I doubt that that is what people like this federal judge are thinking (even though both of those arguments seem like pretty good reasons to be angry). The fear that he is expressing is apparently a free-floating sense that the masses are trying to exact vengeance against success, punishing society's winners because everyone else is a loser. (Note especially the cable news rant that is credited with birthing the Tea Party movement, discussed here, that pointedly used the word "losers" to describe people who were in danger of losing their houses to foreclosure.) It is not clear, however, why we should assume that the response to others' success would be to take revenge upon them. Why would I think, "Professor Dorf wrote a really good post on Wednesday. ... He must SUFFER!"?
The answer, I think, is that this argument connects "vengeance" to "envy" and "jealousy." The reason that the supposed losers in society take vengeance upon successful people, we are told quite often, is because they are simply envious of their betters. Almost exactly two years ago, and almost exactly two years before that, I wrote posts here on Dorf on Law that noted the conspicuous persistence of the idea on the anti-tax right that redistributionist policies are motivated by jealousy. Similarly, just a few days ago, I happened to see an article (no link available) on a prominent right-wing website that attacked former Labor Secretary Robert Reich for supposedly promoting "the politics of envy."
As I commented in that 2011 post, this is in some ways merely an adult application of the timeless advice from mothers to children: "Don't worry about what the other kids say about you, because they're just jealous." More to the point, if one's worldview is based on the idea that taxes are a form of punishment, then others' envy must surely have been the basis for the vengeful taxes that the losers are imposing upon society's winners. Even framing it that way, however, exposes the defensiveness of the pose: "I didn't do anything wrong! You should stop punishing me." Someone needs to respond: "Dude, we're not doing this because you did something wrong -- or right. It is not about you as a person at all."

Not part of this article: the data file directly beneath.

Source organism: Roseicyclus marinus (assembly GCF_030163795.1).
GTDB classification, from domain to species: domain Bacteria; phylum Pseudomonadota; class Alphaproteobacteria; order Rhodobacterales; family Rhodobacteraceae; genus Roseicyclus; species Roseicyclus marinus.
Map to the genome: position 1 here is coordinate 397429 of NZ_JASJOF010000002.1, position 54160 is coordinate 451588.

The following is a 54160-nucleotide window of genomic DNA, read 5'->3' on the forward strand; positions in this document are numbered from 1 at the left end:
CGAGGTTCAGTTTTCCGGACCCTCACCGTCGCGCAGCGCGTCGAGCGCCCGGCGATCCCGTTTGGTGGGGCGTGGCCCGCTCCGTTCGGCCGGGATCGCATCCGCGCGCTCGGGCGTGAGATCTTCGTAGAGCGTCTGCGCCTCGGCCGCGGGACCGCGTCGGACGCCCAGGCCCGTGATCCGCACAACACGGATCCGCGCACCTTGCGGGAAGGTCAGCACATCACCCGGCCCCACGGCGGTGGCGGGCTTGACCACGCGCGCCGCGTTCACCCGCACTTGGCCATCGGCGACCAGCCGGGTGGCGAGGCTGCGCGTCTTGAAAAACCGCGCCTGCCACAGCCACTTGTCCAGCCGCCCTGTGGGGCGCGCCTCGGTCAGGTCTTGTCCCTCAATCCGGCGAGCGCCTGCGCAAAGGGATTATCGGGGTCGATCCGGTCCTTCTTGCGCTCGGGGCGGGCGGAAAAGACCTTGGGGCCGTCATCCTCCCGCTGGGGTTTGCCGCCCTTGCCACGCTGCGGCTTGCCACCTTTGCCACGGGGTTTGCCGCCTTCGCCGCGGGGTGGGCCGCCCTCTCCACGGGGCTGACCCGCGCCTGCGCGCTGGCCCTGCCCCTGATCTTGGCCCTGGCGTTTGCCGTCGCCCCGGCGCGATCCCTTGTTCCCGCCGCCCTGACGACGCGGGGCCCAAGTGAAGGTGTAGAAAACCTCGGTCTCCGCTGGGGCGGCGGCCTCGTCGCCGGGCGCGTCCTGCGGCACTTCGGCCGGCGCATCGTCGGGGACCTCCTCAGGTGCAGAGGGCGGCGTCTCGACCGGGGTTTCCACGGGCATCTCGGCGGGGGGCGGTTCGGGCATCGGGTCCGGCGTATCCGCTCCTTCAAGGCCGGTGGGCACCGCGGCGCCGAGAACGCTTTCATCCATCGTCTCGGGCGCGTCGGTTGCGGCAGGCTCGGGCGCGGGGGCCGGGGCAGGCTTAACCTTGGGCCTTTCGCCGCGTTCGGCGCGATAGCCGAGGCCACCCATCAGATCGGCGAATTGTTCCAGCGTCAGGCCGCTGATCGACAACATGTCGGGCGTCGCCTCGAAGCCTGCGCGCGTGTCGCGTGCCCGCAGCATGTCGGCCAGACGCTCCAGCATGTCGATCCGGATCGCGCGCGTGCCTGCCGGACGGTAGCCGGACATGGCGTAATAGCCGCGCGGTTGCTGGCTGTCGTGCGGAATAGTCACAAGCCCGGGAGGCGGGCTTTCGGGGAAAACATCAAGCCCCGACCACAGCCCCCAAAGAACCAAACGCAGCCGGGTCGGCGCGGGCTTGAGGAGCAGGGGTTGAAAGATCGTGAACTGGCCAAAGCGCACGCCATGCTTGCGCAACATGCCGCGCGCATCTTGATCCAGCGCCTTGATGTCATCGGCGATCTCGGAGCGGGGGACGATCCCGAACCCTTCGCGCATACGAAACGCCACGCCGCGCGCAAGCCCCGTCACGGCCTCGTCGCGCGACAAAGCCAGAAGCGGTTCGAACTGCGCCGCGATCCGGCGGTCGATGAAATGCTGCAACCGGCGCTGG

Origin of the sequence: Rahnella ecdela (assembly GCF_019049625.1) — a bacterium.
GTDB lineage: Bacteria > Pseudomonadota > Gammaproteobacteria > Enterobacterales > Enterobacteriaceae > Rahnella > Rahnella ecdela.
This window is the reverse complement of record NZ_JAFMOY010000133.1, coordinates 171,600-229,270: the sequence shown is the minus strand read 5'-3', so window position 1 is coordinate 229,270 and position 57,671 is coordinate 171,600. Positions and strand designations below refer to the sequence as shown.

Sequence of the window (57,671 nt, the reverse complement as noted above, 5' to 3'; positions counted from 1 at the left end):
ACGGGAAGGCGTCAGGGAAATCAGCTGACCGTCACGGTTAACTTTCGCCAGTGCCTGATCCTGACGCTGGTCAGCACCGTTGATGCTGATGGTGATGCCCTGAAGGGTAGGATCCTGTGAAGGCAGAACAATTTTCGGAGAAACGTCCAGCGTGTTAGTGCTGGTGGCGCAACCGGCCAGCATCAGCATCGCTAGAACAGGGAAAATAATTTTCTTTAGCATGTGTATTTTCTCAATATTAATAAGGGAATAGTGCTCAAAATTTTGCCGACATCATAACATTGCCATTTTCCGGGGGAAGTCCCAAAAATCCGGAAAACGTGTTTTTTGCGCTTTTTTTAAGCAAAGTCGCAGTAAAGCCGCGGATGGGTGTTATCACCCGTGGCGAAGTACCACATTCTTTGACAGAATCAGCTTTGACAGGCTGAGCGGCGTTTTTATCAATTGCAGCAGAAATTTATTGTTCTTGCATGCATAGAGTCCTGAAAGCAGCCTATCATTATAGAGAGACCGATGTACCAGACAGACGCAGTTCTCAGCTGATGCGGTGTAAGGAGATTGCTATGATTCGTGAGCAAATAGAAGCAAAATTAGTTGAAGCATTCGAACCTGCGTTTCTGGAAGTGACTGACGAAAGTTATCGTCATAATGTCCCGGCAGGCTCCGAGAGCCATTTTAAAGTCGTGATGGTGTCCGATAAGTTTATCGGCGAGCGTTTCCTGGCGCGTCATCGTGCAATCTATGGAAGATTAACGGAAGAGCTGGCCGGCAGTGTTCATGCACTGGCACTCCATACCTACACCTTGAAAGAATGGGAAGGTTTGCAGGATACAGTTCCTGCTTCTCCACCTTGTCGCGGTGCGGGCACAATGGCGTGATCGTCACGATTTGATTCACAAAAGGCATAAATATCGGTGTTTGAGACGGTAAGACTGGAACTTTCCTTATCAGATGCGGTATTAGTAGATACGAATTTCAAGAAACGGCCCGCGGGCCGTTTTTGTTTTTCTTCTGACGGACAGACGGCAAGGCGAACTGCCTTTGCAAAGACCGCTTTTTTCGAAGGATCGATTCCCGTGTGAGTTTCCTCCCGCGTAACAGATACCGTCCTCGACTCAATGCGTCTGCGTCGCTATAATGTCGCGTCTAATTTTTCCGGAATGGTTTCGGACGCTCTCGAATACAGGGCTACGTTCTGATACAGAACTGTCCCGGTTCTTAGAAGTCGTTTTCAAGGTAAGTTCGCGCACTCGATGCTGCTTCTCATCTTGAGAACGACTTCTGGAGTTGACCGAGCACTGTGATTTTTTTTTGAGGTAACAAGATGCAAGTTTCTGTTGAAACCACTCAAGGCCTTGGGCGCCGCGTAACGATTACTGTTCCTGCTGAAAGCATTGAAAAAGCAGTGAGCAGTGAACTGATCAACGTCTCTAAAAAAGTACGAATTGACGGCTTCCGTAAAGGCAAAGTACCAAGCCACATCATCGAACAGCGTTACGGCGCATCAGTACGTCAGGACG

What is it about? Volumes have been written about this very question, so my answers here are hardly exhaustive. Even so, it is fair to say that redistributive policies are, and always have been, a matter of trying to undo the extremes of market outcomes. Not because the "winners" did anything wrong (necessarily), but because the consequences of allowing the "losers" to suffer the full weight of the "free" market's consequences ultimately hurts everyone, sometimes even the rich. Notably, when we try to mitigate (partially) the consequences of "luck," it is not a personal statement of envy -- "Oh, you were just lucky!" -- but a recognition that all market outcomes are contingent on matters far beyond the control of any individual.
Even though my explanation in the paragraph immediately above is incomplete (at best), the point is that one need not be envious or vengeful in order to support redistributive policies. Yet the anti-tax right's go-to move, year after year and decade after decade, is to decry "class warfare" and all of the other caricatures of arguments that progressives never actually make. Why the persistence? This group of influential people has nothing of substance to say, so they turn it into a false morality play and scream about the unfairness of supposedly being judged for being bad human beings. That defensiveness is more than a bit revealing.